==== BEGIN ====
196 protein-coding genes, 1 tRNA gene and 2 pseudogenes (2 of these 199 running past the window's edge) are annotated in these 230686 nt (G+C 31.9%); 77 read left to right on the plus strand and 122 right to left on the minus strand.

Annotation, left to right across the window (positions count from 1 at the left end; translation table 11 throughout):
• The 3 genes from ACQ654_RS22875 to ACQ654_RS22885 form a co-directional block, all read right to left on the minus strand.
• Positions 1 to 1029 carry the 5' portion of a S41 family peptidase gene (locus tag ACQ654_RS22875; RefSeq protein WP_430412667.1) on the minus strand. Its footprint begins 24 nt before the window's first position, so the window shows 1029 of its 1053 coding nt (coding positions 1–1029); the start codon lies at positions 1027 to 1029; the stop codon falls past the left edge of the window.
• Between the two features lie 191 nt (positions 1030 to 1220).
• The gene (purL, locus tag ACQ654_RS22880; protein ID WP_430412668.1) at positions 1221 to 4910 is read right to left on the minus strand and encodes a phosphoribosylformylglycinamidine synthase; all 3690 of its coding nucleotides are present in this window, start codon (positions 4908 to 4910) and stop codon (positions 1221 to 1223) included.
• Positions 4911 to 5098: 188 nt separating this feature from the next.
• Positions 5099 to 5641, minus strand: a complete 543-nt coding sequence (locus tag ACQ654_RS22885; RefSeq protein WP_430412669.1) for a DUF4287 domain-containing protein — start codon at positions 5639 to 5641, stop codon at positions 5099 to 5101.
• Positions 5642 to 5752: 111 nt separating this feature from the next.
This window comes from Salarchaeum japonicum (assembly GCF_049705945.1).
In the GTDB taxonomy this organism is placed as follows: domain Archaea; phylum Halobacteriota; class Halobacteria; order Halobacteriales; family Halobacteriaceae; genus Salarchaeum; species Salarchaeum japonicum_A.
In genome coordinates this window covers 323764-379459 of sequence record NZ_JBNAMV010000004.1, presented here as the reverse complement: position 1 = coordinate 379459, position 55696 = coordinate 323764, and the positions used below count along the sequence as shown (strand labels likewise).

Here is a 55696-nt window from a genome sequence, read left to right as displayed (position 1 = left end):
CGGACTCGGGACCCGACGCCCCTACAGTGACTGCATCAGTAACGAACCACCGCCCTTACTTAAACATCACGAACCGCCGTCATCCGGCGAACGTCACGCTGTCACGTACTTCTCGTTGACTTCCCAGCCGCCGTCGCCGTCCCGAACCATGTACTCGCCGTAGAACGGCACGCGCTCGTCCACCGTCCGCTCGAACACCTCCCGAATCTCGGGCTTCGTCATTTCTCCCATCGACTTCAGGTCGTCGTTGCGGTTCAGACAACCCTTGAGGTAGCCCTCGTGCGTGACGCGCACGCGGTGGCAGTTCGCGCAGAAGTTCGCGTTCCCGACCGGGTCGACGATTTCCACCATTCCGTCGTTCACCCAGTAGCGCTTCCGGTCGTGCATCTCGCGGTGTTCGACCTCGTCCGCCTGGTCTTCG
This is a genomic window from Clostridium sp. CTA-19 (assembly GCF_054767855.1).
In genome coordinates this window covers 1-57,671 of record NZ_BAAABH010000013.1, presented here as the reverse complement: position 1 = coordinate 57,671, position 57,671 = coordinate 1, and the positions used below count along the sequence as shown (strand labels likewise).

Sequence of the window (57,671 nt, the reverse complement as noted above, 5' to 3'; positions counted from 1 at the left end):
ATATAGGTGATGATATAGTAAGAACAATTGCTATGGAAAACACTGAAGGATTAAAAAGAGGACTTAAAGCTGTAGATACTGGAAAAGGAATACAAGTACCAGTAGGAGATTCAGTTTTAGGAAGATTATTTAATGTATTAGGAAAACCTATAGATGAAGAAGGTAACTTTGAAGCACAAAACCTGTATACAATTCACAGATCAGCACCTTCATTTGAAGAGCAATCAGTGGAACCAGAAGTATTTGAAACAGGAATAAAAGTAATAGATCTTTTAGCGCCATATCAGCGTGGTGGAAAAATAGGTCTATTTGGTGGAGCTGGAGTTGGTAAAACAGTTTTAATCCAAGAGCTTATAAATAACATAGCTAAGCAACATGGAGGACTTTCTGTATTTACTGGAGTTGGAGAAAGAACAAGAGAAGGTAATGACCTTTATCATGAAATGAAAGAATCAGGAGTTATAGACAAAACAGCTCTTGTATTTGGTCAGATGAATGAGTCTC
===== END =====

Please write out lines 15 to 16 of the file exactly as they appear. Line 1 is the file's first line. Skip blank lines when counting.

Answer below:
This is a genomic window from Clostridium sp. CTA-19 (assembly GCF_054767855.1).
In genome coordinates this window covers 1-57,671 of record NZ_BAAABH010000013.1, presented here as the reverse complement: position 1 = coordinate 57,671, position 57,671 = coordinate 1, and the positions used below count along the sequence as shown (strand labels likewise).